Moody atmospheres aplenty on Handpicked featuring a selection of works by Christophe Petchanatz, picked by esc.rec’s ‘label boss’ Harco Rutgers. Apparently, this could have stretched to two or three albums. Which goes to show how productive Petchanatz is and also how deep his vault must be when so much material could be deemed release worthy. Proceedings kick off in an off-kilter jazz-noirish mood, akin to a naive Twin Peaks, before the town lost all innocence. And the tune is almost the longest on the tape, for most of these tunes are shortish vignettes and experimental snapshots of beguiling fragility. There’s a toy piano plinking in a pas-de-deux with softly crackling noises. And: brooding bass and skittering ‘look-over-your-shoulder’ dread. Plus an ode to Klaus Dinger in spectacularly not Neu!-motorikishness. Klimperei, gotta love that German word, is out of this world. It’s odd, experimental, avant-garde, out-there, slightly deranged and outsiderish. But on this tape we are a tremendous focus underlying all the playfulness. There’s no goofing around below these darker ambiances. This is a maestro at work, building narratives of profound poetical prowess as he ushers the listener deeper still into his fairytale-gone-a-bit-off world of wonky wonders. A stellar collection opening new vistas and windows of opportunity and perspectives with each consecutive listen… Come to think of it: how would this be with simultaneous listening: three, four, five tape machine in an installation playing Handpicked at the same time… Now, thát would be quite the amazing multi-channel sound art installation! (SSK)
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RRILL BELL – FALSE FLAG RAPTURE (cassette by Elevator Bath)

So far, I heard three releases by Rrill Bell, the musical project of Jim Campbell (Vital Weekly 11941280, and 1295), and I liked them all. The cassette is central in his work, which captures sounds and plays them, sometimes in a four-track machine. On his cassettes, he captures sounds from instruments (listed are metallophones, winds, strings, and brass), but also spoken word; in this case, his Slovak grandmother sang in dialect about half a century ago. Of the album, the label says that it is “working through a family legacy of religious hallucinations/visions, the album (in spite of its tongue-in-cheek title) unironically explores themes of potentially staged transcendence, ecstasy of suspicious origins, vulnerability, inspired/anxious states of mind, fractured identity, doubt, rupture, redemption by proxy, and the dilemma of being forced to adopt a perspective in a contingent universe.” One might not easily grasp such a thing from listening to the music; especially, the A-side contains more music than singing or spoken word. The randomness of the music, which is something Rrill Bell is known for, is again strongly represented here. Campbell staples together sound as if they were bricks and finds a dialogue in the process of mixing. He is pretty good at it. The music is always quite free, with sounds drifting about, like free improvisations on the instruments mentioned, but strangely enough organized somehow. The other side, part of the title piece, contains the singing and some explanation by the grandmother, which has a more private, intimate character. The instruments are now more reflective. These pieces have a more drone-like character, with harmonium sounds, slow strumming of stringed instruments, and the occasional chiming sound. I am unsure if this is intentional, but the music crosses from a slightly lighter and vibrant first side to a darker and moodier second side. Like a veil is put over the music, obscuring what goes on outside. The fourth release by Rrill Bell is another beauty! (FdW)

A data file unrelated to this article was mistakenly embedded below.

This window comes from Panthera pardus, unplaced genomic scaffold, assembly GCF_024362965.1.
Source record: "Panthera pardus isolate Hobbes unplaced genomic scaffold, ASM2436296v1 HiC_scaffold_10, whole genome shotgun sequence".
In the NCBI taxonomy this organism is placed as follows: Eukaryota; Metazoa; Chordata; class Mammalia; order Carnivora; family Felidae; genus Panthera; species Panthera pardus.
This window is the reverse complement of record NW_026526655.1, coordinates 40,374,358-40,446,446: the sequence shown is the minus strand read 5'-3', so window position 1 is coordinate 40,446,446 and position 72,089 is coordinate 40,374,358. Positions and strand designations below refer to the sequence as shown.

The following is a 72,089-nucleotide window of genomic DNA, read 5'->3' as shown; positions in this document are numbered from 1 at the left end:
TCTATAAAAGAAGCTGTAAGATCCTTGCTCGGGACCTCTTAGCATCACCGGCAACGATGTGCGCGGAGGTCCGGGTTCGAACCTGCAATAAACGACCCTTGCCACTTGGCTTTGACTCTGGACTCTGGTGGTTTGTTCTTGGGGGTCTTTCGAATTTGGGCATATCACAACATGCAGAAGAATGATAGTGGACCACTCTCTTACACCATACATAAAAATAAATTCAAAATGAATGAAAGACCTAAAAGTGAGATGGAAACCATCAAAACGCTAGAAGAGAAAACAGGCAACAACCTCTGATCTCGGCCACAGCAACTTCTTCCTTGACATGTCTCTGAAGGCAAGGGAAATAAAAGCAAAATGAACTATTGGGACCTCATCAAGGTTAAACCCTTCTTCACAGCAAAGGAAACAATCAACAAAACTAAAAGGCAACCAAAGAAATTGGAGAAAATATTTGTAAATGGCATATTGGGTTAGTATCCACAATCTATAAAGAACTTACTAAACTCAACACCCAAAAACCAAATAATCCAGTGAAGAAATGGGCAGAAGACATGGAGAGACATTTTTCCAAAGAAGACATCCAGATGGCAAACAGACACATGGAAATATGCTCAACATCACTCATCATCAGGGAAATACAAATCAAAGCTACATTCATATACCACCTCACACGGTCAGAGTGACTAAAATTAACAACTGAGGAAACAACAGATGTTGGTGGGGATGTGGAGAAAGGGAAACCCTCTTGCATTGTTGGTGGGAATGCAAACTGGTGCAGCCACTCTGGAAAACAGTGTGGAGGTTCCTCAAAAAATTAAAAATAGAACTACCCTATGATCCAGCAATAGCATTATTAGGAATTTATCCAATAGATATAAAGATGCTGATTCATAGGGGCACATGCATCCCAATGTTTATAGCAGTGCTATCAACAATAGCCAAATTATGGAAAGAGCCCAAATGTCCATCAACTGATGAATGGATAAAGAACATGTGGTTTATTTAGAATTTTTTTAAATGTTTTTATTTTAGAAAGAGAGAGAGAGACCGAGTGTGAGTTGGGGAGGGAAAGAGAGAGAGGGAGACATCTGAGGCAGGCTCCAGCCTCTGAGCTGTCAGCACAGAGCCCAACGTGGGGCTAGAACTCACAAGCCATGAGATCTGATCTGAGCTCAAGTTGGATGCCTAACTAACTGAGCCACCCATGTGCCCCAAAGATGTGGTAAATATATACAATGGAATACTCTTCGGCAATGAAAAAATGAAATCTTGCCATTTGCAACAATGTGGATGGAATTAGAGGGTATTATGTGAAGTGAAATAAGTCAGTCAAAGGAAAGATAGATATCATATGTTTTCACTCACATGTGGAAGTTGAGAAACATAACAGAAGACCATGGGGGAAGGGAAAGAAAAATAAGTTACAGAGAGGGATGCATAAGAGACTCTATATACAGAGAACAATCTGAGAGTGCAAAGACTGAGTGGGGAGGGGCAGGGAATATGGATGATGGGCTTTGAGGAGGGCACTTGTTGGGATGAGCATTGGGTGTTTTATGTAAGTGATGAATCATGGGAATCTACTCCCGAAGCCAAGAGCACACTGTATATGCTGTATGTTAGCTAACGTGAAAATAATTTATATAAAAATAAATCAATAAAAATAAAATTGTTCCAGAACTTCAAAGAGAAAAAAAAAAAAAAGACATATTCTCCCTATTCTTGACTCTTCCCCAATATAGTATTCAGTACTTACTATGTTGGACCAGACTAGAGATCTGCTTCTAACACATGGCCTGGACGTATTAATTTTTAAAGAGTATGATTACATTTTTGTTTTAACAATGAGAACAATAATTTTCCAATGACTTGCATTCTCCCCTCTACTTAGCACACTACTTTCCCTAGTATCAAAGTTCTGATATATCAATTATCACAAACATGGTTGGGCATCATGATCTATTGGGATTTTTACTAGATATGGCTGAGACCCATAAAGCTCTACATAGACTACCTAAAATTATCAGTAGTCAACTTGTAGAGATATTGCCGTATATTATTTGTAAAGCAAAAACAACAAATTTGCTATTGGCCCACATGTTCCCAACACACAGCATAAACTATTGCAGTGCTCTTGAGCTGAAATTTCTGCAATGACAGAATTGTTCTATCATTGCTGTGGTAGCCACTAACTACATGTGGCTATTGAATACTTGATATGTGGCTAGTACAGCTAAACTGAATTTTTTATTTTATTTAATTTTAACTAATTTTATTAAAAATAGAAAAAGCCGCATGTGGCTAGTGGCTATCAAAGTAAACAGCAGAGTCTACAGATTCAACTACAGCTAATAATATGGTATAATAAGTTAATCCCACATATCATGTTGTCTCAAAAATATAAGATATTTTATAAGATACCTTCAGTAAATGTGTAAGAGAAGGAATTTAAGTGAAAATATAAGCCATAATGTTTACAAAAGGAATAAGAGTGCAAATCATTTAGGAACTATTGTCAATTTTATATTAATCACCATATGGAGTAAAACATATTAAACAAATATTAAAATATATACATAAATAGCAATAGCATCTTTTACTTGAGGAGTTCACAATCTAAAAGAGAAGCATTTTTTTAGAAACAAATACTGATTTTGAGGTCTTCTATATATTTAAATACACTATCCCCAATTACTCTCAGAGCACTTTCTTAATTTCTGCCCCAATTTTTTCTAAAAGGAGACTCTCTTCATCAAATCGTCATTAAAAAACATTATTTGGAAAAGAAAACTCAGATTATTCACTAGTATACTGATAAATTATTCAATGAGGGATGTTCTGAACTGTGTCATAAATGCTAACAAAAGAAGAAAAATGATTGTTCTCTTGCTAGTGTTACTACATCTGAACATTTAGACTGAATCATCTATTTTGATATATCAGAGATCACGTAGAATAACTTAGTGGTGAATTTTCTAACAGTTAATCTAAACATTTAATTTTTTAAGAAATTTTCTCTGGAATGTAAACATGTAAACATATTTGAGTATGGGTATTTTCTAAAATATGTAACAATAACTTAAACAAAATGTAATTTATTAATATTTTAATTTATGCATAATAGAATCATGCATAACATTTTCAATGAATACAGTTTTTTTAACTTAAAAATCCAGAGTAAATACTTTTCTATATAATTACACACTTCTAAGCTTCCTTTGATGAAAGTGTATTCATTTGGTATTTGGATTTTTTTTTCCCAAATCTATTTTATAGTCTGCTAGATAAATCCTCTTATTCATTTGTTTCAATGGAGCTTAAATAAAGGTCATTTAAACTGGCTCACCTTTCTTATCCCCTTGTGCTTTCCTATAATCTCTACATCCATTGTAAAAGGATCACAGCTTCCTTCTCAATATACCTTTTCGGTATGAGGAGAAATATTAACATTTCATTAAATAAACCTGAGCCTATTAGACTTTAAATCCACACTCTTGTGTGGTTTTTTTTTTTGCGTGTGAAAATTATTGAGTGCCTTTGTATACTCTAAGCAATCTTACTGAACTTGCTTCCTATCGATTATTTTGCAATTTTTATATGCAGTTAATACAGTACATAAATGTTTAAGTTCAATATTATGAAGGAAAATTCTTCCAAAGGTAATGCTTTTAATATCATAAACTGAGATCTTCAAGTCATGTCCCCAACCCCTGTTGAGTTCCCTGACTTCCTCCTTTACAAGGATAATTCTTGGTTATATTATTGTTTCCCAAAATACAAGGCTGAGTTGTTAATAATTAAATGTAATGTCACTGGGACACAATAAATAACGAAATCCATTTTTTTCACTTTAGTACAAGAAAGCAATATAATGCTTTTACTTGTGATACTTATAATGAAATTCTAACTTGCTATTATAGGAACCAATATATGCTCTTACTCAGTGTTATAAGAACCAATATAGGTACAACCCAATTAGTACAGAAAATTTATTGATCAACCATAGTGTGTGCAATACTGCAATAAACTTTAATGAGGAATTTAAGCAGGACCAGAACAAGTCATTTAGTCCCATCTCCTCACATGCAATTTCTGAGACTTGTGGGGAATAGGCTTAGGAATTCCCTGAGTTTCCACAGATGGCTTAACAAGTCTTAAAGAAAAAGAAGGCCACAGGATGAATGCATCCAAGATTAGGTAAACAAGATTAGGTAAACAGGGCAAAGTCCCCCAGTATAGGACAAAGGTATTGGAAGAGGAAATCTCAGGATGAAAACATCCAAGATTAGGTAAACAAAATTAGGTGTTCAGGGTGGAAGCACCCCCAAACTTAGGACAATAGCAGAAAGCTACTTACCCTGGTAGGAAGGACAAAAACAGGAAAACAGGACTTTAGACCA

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ICE YACHT – COLOUR BUFFER (cassette by Snatch Tapes)

Philip Sanderson has various musical guises, each with its mark. His latest cassette under his Christian name was quite an interesting take on pop music. As Ice Yacht, he has something more experimental and abstract cooking. The music here is all instrumental and electronic. To that end, he uses the following gear “Moog DFAM, MFB Nanozwerg, Shortwave Radio, Field Recordings, Phuturetone Philthy”. Is it gear? Or maybe computer stuff? Those with knowledge, I am sure, will either know or will look it up. I would think that whatever field recordings and shortwave radio went into this, there is now very little evidence of it. Unlike some of his previous Ice Yacht music, which was moody and dark, this music deals with electronic sounds chopped into small blocks, loops and sequences. Maybe, so I thought, such is at times the nature of working with modular electronics? The six pieces here have a “modern electronics” character, even when Sanderson’s music is more primitive in that respect. The sounds bounce around, neatly organized, while on top of that, there is chaos walking. Well, relatively chaotic it is at times. Sanderson takes his time playing his pieces, in one or two instances maybe a minute or two too long, but I enjoyed it all the same. Sanderson meanders about in his compositions. As such, the cassette is the suitable medium for such doodling, even when this particular release is limited to twenty copies and most likely sold out already. The digital version lasts forever! (Well, ideally). For those who think Sanderson’s own music is too poppy and the Storm Bugs too scratchy, this is (perhaps!) the perfect middle ground. Experimental, abstract and yet also high accessible. (FdW)
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SIMON WHETHAM – CLOSED SYSTEM (cassette by Sounds Against Humanity)

Many of the works by Simon Whetham deal with field recordings captured in different (and maybe difficult) circumstances. “A liquid cooling system was removed from a discarded computer tower found in the street in Marseille, France and investigated for its sonic potential as a live performance instrument”, he writes. He uses software to activate the pumps from time to time, amplifying the system with contact microphones and “small cardioid capsules”. Ableton Live, at the end, is used to control the process via automated levels. Thus, the whole thing becomes a closed system, and hence this is on cassette, also a closed system. There are two fourteen minutes sections of this piece, and I am not sure if these are extracts from a larger part, maybe an installation that has been running for a few days/weeks, and if so, why only thirty minutes? I found the music captured here quite fascinating. It has a leaky nuclear reactor sort of quality. In itself not something to like, but I tend to hear this sort of music in terms of a soundtrack. What if Whetham did some sound design for Chernobyl (the series, not the dreadful movie that also exists)? I can see that easily be an option had the series not already been made. The motors humming, the water running inside pipes, so there is some distance, the changes in the speed, it all adds to the mystery of the sounds. I lack the visual aspect here, and I don’t mind. There are tons of images that spring to mind here, so I am more than happy with ‘just’ the music. (FdW)